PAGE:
Abstract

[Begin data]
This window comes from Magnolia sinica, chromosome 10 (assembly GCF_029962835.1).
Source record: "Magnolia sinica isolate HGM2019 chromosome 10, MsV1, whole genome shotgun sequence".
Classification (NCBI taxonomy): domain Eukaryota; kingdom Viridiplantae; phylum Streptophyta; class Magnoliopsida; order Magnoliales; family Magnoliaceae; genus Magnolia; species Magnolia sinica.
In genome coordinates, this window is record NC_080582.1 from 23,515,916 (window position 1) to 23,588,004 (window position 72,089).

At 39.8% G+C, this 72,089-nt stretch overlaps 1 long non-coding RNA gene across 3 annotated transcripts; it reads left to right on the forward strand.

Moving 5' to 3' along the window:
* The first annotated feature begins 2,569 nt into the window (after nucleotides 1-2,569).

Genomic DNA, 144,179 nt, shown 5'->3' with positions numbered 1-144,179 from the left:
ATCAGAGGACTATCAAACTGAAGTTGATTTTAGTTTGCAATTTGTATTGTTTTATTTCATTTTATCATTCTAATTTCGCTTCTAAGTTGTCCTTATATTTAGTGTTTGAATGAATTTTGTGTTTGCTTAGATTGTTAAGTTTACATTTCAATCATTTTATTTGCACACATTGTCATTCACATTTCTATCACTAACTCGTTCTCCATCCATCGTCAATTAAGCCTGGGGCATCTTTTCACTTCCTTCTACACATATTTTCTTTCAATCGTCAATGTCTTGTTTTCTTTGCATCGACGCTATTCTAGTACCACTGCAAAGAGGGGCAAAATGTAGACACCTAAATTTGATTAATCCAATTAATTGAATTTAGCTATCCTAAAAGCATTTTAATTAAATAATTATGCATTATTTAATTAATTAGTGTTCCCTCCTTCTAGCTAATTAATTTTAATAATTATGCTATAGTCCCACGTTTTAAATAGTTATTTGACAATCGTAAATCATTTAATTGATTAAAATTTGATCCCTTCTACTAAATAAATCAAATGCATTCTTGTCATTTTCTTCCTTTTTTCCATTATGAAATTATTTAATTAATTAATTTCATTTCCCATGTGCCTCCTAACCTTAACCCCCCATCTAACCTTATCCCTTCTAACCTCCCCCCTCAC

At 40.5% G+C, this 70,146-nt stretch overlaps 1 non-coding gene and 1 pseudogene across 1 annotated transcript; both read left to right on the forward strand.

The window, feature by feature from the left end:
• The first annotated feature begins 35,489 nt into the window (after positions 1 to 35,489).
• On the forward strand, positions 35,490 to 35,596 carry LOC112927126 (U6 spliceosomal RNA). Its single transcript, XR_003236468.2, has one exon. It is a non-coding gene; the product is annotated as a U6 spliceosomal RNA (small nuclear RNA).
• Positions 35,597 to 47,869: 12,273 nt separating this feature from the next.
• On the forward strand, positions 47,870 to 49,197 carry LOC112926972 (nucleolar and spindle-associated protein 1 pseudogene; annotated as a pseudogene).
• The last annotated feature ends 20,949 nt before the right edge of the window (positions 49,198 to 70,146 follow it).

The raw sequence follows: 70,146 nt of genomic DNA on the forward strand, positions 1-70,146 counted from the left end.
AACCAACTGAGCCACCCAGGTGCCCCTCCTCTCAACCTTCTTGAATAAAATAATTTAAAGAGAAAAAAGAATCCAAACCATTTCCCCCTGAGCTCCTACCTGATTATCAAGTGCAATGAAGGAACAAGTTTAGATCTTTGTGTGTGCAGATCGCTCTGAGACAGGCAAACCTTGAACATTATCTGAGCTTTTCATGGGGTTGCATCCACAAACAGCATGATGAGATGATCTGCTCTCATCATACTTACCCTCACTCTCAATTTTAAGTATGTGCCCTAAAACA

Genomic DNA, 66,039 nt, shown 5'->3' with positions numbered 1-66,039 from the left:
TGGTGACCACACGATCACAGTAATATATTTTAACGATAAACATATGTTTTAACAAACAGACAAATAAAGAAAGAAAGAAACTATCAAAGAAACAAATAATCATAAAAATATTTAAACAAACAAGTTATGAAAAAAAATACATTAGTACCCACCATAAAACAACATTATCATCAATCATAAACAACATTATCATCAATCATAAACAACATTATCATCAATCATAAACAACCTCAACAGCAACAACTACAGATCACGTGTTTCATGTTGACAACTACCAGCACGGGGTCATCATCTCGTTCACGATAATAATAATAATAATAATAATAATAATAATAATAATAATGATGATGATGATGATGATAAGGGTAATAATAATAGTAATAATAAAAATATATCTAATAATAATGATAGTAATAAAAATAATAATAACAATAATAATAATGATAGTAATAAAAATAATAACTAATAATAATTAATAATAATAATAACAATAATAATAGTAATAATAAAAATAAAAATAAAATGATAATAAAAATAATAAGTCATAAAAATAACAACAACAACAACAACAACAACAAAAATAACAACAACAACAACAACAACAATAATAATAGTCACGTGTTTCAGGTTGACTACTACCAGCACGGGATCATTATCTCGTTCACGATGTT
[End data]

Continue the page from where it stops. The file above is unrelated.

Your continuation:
By using a recent compilation of African alkaline igneous rocks and carbonatites, we show that nearly 90 % (28 of 32 occurrences) of nepheline syenite gneisses and deformed carbonatites are concentrated within known or inferred Proterozoic suture zones. Given the well-established intracontinental rift setting for these rocks and the likely continental collisional setting for their subsequent deformation, we suggest that deformed alkaline rocks and carbonatites (DARCs) represent the products of two well-defined parts of the Wilson cycle. DARCs mark the places where vanished oceans have opened and then closed. We further postulate that DARCs taken into the mantle lithosphere to ∼100 km depths at collision could provide source material for later alkaline magmatism. This possibility could account for the observation of recurrent alkaline magmatic activity over hundreds of million years in provinces such as that of southern Malawi.

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